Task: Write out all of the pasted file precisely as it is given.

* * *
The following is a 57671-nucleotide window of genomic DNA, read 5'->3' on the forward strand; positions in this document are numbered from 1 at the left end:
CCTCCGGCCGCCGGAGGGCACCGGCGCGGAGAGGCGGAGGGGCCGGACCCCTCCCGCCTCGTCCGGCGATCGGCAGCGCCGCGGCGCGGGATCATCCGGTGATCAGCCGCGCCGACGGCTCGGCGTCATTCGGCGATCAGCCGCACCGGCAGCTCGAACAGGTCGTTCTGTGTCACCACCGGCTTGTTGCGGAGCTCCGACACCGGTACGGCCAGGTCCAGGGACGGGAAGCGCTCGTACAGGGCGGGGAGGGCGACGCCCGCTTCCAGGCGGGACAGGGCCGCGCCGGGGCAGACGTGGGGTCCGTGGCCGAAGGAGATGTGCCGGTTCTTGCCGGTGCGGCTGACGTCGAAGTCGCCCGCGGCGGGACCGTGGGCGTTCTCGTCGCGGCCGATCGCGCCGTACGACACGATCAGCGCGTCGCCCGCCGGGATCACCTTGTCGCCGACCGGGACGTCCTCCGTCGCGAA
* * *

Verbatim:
The following is a 57671-nucleotide window of genomic DNA, read 5'->3' on the forward strand; positions in this document are numbered from 1 at the left end:
CCTCCGGCCGCCGGAGGGCACCGGCGCGGAGAGGCGGAGGGGCCGGACCCCTCCCGCCTCGTCCGGCGATCGGCAGCGCCGCGGCGCGGGATCATCCGGTGATCAGCCGCGCCGACGGCTCGGCGTCATTCGGCGATCAGCCGCACCGGCAGCTCGAACAGGTCGTTCTGTGTCACCACCGGCTTGTTGCGGAGCTCCGACACCGGTACGGCCAGGTCCAGGGACGGGAAGCGCTCGTACAGGGCGGGGAGGGCGACGCCCGCTTCCAGGCGGGACAGGGCCGCGCCGGGGCAGACGTGGGGTCCGTGGCCGAAGGAGATGTGCCGGTTCTTGCCGGTGCGGCTGACGTCGAAGTCGCCCGCGGCGGGACCGTGGGCGTTCTCGTCGCGGCCGATCGCGCCGTACGACACGATCAGCGCGTCGCCCGCCGGGATCACCTTGTCGCCGACCGGGACGTCCTCCGTCGCGAA